Just days after Baltimore's progressive mayor announced a task force aimed at slashing the notoriously violent city's police budget, Maryland Democrats killed a bill that would enhance penalties for those who use guns to commit violent crimes.
The state's Democratic-controlled House of Delegates refused to vote on the Violent Firearms Offender Act before the 2021 legislative session adjourned Monday night. For the second straight year, lawmakers rejected the GOP-backed anti-crime package, which would strengthen penalties for violent gun crimes and close a loophole that allows drug dealers to avoid felony charges when using a gun to sell drugs, among other provisions.
The move came after Maryland Democrats passed a bill requiring all rifle and shotgun sales between private citizens go through a licensed dealer, a provision that President Joe Biden has endorsed at the national level. Republican state Senate minority whip Michael Hough argued that the bill would hurt law-abiding gun owners while doing nothing to address violent crime, noting that "there hasn't been data … of one homicide as a result of a person-to-person sale of a long gun."
In addition to gun control, state and local Democrats pushed forward with policies that critics say will erode public safety. Progressive Baltimore mayor Brandon Scott on Thursday announced a task force that will work to reduce the city's police budget over the next five years, which he said "is about reimagining what public safety is." Maryland Democrats went on to repeal the state's police bill of rights, decriminalize drug needles and syringes, and ban Immigration and Customs Enforcement detention facilities in the closing days of the legislative session, prompting a scathing rebuke from GOP governor Larry Hogan's political group.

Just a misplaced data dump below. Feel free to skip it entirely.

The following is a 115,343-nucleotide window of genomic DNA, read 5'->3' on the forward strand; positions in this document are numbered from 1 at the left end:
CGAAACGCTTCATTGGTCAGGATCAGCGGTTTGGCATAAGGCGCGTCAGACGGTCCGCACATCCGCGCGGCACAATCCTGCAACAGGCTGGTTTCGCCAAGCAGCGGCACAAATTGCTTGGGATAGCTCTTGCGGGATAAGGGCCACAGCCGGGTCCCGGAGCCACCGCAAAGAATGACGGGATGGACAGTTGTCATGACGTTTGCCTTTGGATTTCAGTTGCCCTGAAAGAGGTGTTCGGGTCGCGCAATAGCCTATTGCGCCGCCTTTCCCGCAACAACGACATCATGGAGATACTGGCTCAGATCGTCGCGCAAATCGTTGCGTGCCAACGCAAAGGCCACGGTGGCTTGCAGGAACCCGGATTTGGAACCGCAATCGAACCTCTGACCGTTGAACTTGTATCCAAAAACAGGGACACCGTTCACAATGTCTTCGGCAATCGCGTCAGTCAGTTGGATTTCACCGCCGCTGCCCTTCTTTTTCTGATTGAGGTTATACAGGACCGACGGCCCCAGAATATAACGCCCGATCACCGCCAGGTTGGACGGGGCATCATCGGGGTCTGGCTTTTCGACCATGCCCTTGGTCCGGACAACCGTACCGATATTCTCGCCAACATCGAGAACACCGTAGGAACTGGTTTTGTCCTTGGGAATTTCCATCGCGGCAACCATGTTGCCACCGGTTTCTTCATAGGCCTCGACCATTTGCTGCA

"While the already horrifying murder rate in Baltimore continues to rise, the House of Delegates was more focused on jamming through sanctuary city bills than passing Governor Hogan's common-sense reforms to hold violent criminals accountable," Change Maryland Action Fund spokesman David Weinman said. "How many more Marylanders have to die until the legislature starts taking this issue seriously?"
Democratic House of Delegates speaker Adrienne Jones did not return a request for comment.
Even with bipartisan support, the Violent Firearms Offender Act failed to clear Democrats' supermajority in the state legislature. Republicans pushed the bill to address what they called a gun violence "crisis" in Baltimore. The city saw 348 homicides in 2019, just five killings short of its deadliest year on record. While homicides dropped slightly to 335 in 2020, the year still marked Baltimore's sixth most violent since 1977. Both murders and non-fatal shootings are on pace to increase in the city in 2021.
Democrats' refusal to take up the Violent Firearms Offender Act, Hogan noted Friday, is at odds with Baltimore residents—nearly 63 percent of whom are black. Eight-five percent of Baltimore residents and 84 percent of African Americans statewide expressed support for the bill, according to a February 2020 internal poll shared with the Washington Free Beacon.
Scott's push to further reduce Baltimore's police budget comes less than a year after he voted to eliminate more than $22 million in police funding as city council president. The progressive touted the move as "just the beginning," assuring activists who painted "DEFUND THE POLICE" on a nearby street that he would continue to "reduce Baltimore's budget dependence on policing."
In addition to Baltimore, more than 20 major cities voted to reduce police budgets in 2020 following George Floyd's death. The movement has picked up steam among liberal activists and lawmakers in recent days following the police-involved fatal shooting of Daunte Wright in Minnesota. Rep. Rashida Tlaib (D., Mich.) responded to the shooting by calling for "no more policing, incarceration, and militarization" in a Monday tweet.
While Tlaib contended that her push to end policing stemmed from law enforcement officers being "inherently and intentionally racist," a Gallup poll released in August 2020 showed that 81 percent of black Americans want police presence in their communities to remain the same or increase.